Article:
For months Joe Hockey has been resolutely trying to blame the Government for interest rate rises, pinning the blame on its “reckless spending”. The Reserve Bank had steadfastly refused to cooperate, repeatedly pointing out that public demand was scaling back and pressure for rate rises was in fact coming from the resources boom. It confirmed this again yesterday in explaining its decision to lift the cash rate: “the economy is now subject to a large expansionary shock from the high terms of trade and has relatively modest amounts of spare capacity. Looking ahead, notwithstanding recent good results on inflation, the risk of inflation rising again over the medium term remains.”

Fortunately for Hockey, the Government’s resistance to his proposals for an overhaul of banking regulation, and the shameless bastardry of the banking cartel, has served to bring him a whole lot closer to being accurate when he tries to blame Wayne Swan. And Hockey has shown perfect timing, as well. He started this debate — albeit clumsily — a fortnight ago and has put a strong set of reform proposals on the table.

Now, almost as if bent on demonstrating Hockey’s point, the CBA has demonstrated just how serious the lack of competition in banking is. His critics — external and internal — might take note of how well he has played this.

The reasons — and timing — of the RBA’s decision to lift rates have more or less been lost in the wake of the astonishing act of rapaciousness of the Commonwealth Bank in lifting rates by nearly twice the RBA increase. And that silence you can hear from the other three is them letting the Commonwealth take as big a public walloping as possible before, most likely, bumping up their own rates, probably by slightly less than the CBA in order to look slightly less usurious.

For the Commonwealth, it’s a no-brainer of a decision. Whichever bank went first was going to cop a mauling, so there was no point in doing things by halves. If the CBA was going to be criticised for gouging, it made sense to go for the full eyeball. And that’s what it did.

And the politics? The CBA can make its move aware that not merely is Wayne Swan unlikely to do anything, but that Swan appears to be anxious to appear as the guardian of the current system of banking regulation, despite its obvious post-GFC inconsistencies. This is the Government, after all, that caved in to the big polluters on its CPRS, caved in the big miners over the RSPT, and is caving in to irrigators over the Murray-Darling Basin. Does anyone seriously think it has the will to take on the banking cartel?

Swan instead has promised another round of reform measures to make the sector “more responsive and to make it more competitive” in December. Last week he flagged in Parliament — after mocking all of Hockey’s proposals — that he thought there was merit in giving the ACCC power to examine collusive signalling, which has plainly been going on in recent weeks. What else will he offer? Not, hopefully, a variation on the loan switching package that the public has stayed away from in droves.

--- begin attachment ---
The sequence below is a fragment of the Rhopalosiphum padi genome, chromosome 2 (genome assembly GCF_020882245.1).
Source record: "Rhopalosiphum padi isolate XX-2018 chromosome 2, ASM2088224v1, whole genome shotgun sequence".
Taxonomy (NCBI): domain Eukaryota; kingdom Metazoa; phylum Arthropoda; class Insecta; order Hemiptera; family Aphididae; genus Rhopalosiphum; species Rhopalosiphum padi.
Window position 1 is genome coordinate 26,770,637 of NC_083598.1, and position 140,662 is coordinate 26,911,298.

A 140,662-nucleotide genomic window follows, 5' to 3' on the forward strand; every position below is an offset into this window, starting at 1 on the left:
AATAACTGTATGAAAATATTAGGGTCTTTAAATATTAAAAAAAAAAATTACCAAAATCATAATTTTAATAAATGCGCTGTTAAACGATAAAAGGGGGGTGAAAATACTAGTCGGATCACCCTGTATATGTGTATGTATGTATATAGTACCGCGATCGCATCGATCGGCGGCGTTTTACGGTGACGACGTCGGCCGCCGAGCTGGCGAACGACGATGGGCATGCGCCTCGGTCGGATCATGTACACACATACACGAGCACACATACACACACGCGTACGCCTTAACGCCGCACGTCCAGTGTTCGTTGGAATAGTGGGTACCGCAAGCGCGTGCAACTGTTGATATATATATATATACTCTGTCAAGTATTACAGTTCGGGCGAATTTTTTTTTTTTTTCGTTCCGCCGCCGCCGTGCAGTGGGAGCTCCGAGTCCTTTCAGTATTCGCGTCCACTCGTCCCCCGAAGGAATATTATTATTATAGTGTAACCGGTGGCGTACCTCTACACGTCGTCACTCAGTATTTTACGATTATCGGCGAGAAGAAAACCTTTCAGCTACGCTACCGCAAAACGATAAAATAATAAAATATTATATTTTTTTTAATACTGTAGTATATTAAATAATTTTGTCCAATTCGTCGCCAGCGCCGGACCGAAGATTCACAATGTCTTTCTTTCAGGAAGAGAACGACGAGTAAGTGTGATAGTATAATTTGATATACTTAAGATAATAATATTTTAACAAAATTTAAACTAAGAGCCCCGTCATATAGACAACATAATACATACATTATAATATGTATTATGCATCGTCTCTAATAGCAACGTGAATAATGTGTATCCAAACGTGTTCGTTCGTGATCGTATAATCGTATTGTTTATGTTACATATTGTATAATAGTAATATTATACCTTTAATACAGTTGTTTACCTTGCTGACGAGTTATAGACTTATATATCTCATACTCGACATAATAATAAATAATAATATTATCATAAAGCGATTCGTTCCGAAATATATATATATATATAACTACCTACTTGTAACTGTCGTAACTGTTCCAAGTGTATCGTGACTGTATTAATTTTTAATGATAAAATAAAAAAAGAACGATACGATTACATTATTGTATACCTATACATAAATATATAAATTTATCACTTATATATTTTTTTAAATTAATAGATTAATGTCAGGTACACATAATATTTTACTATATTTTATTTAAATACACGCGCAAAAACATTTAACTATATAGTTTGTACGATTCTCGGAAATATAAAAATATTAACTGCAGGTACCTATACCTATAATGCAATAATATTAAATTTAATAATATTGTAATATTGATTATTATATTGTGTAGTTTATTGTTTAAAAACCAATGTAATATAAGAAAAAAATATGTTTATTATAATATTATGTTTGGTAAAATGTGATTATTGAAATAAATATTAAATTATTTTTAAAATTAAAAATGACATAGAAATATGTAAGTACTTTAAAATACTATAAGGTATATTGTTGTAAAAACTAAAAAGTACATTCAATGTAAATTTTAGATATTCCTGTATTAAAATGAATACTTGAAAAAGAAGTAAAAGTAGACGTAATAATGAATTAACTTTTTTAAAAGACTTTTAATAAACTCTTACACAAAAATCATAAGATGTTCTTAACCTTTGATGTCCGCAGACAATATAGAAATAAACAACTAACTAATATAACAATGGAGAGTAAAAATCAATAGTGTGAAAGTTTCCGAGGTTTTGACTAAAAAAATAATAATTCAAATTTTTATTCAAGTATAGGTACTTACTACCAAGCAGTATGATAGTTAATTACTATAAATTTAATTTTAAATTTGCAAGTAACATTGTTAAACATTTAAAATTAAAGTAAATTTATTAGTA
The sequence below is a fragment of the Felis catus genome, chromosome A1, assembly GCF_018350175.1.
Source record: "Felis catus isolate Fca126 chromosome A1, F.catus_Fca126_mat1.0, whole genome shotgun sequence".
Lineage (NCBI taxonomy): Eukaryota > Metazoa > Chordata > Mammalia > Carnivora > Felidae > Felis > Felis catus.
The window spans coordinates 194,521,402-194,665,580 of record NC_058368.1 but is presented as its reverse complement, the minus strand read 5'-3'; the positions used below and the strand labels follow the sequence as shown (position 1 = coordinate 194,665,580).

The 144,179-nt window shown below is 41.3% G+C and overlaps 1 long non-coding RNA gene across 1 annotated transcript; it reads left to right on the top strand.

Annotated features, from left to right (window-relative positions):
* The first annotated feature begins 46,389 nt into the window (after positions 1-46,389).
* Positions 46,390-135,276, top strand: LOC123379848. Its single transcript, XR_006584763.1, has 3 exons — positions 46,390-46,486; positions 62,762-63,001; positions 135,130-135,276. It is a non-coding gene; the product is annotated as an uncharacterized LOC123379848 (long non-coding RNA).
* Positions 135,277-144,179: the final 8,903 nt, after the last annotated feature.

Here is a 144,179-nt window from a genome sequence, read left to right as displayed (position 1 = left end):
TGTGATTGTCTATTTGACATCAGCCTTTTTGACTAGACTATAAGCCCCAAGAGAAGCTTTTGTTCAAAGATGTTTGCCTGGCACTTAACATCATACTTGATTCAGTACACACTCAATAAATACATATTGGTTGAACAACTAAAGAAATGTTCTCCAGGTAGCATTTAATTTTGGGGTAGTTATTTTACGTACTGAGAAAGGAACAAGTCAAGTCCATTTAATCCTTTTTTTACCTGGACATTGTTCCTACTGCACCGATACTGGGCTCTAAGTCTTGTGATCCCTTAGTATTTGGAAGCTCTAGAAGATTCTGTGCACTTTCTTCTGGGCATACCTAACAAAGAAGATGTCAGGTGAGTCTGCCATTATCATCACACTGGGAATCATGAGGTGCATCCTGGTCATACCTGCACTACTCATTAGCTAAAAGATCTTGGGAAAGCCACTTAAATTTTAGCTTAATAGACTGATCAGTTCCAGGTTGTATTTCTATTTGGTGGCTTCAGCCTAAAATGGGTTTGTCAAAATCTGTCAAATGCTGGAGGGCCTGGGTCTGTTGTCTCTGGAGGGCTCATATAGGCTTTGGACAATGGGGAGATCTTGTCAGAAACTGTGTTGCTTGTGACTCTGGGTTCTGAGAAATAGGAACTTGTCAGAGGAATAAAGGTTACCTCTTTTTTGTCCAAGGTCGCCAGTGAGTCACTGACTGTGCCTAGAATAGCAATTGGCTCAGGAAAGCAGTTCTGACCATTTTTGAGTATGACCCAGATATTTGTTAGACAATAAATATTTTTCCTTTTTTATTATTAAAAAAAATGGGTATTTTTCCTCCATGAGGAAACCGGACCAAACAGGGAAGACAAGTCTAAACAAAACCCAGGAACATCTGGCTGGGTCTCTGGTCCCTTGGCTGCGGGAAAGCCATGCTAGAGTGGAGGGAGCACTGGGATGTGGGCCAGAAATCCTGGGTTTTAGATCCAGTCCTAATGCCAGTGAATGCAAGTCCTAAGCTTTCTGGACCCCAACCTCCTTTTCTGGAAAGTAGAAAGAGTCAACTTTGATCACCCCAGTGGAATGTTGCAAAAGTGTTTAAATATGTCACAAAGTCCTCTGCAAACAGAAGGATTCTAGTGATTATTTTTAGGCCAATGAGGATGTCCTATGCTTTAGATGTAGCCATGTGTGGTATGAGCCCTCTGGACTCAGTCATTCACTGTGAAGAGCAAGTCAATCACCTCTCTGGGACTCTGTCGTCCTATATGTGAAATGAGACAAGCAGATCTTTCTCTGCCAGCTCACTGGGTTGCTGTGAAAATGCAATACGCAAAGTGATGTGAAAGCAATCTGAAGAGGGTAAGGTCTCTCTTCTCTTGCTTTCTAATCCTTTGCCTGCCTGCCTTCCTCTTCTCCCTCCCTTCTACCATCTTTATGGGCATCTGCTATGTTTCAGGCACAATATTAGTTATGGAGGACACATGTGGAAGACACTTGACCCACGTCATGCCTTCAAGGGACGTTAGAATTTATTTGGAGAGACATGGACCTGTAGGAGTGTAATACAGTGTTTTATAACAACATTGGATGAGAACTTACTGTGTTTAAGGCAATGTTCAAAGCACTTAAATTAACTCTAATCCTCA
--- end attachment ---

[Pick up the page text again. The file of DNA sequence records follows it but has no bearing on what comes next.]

When Labor MPs return to Canberra on Monday week, they should be asking exactly why Swan appears to have vacated what should be natural territory for Labor, sticking up families with mortgages against the banking oligopoly. They should be asking why he is letting banks belt small businesses, one of the key employment engines in the economy. Not merely has the Government been out-maneuvered by Hockey, it has locked itself into a position where adopting any of his proposals is at odds with its highly critical rhetoric — after all, it’s only a few days since Bill Shorten was suggesting Hockey’s ideas might drive foreign investors away.

But if Labor doesn’t want to be seen to be legitimising Hockey by accepting his proposals (New Paradigm or not), it already has a model for responding creatively to them. It invited all parties and independents to nominate members to its climate change committee to work on options for a carbon price to try to establish a consensus on reform.

Why not adopt a similar model and invite all parties and independents to nominate a group of experts to undertake an independent review of banking regulation? Treasury, the RBA and the key regulators would need to be represented as well, but it could offer Wayne Swan political cover to pursue serious reform on issues like strengthening competition in banking and regulating the big banks more effectively to address their too-big-to-fail status.

Such a group stands a greater chance of producing quality recommendations for a major overhaul of banking than the new Senate inquiry, which (as Swan knows very well) will be heavy on bank-bashing and focus on (legitimate) consumer grievances like ATM fees, but be unlikely to handle the systemic issues that have arisen in the wake of the GFC. And it should enable a bipartisan approach to the resulting legislative task for overhauling banking regulation.

The alternative for Labor is more of what we had yesterday — Wayne Swan railing against the banks while they exploit their market dominance with impunity.

Peter Fray

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